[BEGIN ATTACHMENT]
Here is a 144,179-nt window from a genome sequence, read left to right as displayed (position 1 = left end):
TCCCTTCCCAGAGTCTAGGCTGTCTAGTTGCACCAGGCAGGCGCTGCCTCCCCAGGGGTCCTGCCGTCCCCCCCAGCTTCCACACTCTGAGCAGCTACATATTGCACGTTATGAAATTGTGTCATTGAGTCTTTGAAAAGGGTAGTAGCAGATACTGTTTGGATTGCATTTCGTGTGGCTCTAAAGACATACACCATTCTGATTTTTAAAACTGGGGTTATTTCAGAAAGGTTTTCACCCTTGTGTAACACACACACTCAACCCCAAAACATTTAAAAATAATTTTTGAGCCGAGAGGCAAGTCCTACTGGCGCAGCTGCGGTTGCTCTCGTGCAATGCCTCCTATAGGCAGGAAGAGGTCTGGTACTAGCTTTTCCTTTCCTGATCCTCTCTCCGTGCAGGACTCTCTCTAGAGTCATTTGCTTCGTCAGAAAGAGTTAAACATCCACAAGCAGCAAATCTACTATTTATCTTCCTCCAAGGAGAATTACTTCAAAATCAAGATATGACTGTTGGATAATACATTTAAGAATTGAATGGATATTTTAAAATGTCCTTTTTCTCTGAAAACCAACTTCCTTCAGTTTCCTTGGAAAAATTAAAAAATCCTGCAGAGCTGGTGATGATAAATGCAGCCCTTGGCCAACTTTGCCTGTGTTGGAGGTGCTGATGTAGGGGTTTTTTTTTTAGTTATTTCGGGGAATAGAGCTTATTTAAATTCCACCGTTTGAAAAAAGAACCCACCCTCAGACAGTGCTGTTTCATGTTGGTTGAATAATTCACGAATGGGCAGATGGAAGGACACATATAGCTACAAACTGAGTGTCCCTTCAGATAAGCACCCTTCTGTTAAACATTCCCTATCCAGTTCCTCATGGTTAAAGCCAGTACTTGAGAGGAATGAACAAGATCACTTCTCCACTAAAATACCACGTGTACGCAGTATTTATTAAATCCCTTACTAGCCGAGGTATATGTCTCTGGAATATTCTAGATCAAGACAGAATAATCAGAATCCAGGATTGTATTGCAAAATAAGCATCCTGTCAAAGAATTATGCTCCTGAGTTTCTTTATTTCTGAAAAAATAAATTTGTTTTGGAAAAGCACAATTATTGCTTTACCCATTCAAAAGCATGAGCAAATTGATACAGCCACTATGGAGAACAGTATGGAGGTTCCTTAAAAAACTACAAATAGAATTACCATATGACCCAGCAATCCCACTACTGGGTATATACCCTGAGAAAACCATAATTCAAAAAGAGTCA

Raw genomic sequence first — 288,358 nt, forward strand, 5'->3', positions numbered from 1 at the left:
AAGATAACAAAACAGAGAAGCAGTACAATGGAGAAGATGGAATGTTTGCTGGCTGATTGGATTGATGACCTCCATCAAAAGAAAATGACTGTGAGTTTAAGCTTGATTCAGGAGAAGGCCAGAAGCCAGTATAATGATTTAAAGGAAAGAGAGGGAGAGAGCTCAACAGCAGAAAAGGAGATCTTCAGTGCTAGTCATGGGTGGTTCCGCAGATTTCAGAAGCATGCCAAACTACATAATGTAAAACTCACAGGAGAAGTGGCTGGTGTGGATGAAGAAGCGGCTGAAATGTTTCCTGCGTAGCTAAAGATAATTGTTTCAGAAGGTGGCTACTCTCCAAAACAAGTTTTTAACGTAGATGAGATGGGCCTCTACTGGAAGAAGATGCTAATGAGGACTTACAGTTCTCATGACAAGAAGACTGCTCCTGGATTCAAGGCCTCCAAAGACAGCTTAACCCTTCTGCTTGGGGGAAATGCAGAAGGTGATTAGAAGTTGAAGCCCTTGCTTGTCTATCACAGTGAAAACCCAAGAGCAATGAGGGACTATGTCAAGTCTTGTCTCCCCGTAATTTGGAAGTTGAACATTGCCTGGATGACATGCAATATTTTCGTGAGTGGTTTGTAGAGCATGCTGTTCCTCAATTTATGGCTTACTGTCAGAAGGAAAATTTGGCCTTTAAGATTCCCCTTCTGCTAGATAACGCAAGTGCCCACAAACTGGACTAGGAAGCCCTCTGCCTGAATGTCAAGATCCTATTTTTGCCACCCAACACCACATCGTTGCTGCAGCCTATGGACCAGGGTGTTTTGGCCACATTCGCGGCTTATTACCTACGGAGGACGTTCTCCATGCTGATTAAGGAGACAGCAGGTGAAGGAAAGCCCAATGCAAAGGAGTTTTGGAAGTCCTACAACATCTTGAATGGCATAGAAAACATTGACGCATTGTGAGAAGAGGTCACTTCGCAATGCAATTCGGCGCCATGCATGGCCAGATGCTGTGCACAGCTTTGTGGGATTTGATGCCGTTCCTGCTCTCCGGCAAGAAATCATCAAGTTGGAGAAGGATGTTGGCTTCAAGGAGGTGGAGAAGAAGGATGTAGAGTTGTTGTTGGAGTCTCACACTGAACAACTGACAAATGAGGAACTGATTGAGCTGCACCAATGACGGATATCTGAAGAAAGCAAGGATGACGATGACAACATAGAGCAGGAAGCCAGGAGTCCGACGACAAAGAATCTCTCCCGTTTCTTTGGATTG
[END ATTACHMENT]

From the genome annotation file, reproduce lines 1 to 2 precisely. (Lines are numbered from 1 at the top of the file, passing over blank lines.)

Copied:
Here is a 144,179-nt window from a genome sequence, read left to right as displayed (position 1 = left end):
TCCCTTCCCAGAGTCTAGGCTGTCTAGTTGCACCAGGCAGGCGCTGCCTCCCCAGGGGTCCTGCCGTCCCCCCCAGCTTCCACACTCTGAGCAGCTACATATTGCACGTTATGAAATTGTGTCATTGAGTCTTTGAAAAGGGTAGTAGCAGATACTGTTTGGATTGCATTTCGTGTGGCTCTAAAGACATACACCATTCTGATTTTTAAAACTGGGGTTATTTCAGAAAGGTTTTCACCCTTGTGTAACACACACACTCAACCCCAAAACATTTAAAAATAATTTTTGAGCCGAGAGGCAAGTCCTACTGGCGCAGCTGCGGTTGCTCTCGTGCAATGCCTCCTATAGGCAGGAAGAGGTCTGGTACTAGCTTTTCCTTTCCTGATCCTCTCTCCGTGCAGGACTCTCTCTAGAGTCATTTGCTTCGTCAGAAAGAGTTAAACATCCACAAGCAGCAAATCTACTATTTATCTTCCTCCAAGGAGAATTACTTCAAAATCAAGATATGACTGTTGGATAATACATTTAAGAATTGAATGGATATTTTAAAATGTCCTTTTTCTCTGAAAACCAACTTCCTTCAGTTTCCTTGGAAAAATTAAAAAATCCTGCAGAGCTGGTGATGATAAATGCAGCCCTTGGCCAACTTTGCCTGTGTTGGAGGTGCTGATGTAGGGGTTTTTTTTTTAGTTATTTCGGGGAATAGAGCTTATTTAAATTCCACCGTTTGAAAAAAGAACCCACCCTCAGACAGTGCTGTTTCATGTTGGTTGAATAATTCACGAATGGGCAGATGGAAGGACACATATAGCTACAAACTGAGTGTCCCTTCAGATAAGCACCCTTCTGTTAAACATTCCCTATCCAGTTCCTCATGGTTAAAGCCAGTACTTGAGAGGAATGAACAAGATCACTTCTCCACTAAAATACCACGTGTACGCAGTATTTATTAAATCCCTTACTAGCCGAGGTATATGTCTCTGGAATATTCTAGATCAAGACAGAATAATCAGAATCCAGGATTGTATTGCAAAATAAGCATCCTGTCAAAGAATTATGCTCCTGAGTTTCTTTATTTCTGAAAAAATAAATTTGTTTTGGAAAAGCACAATTATTGCTTTACCCATTCAAAAGCATGAGCAAATTGATACAGCCACTATGGAGAACAGTATGGAGGTTCCTTAAAAAACTACAAATAGAATTACCATATGACCCAGCAATCCCACTACTGGGTATATACCCTGAGAAAACCATAATTCAAAAAGAGTCA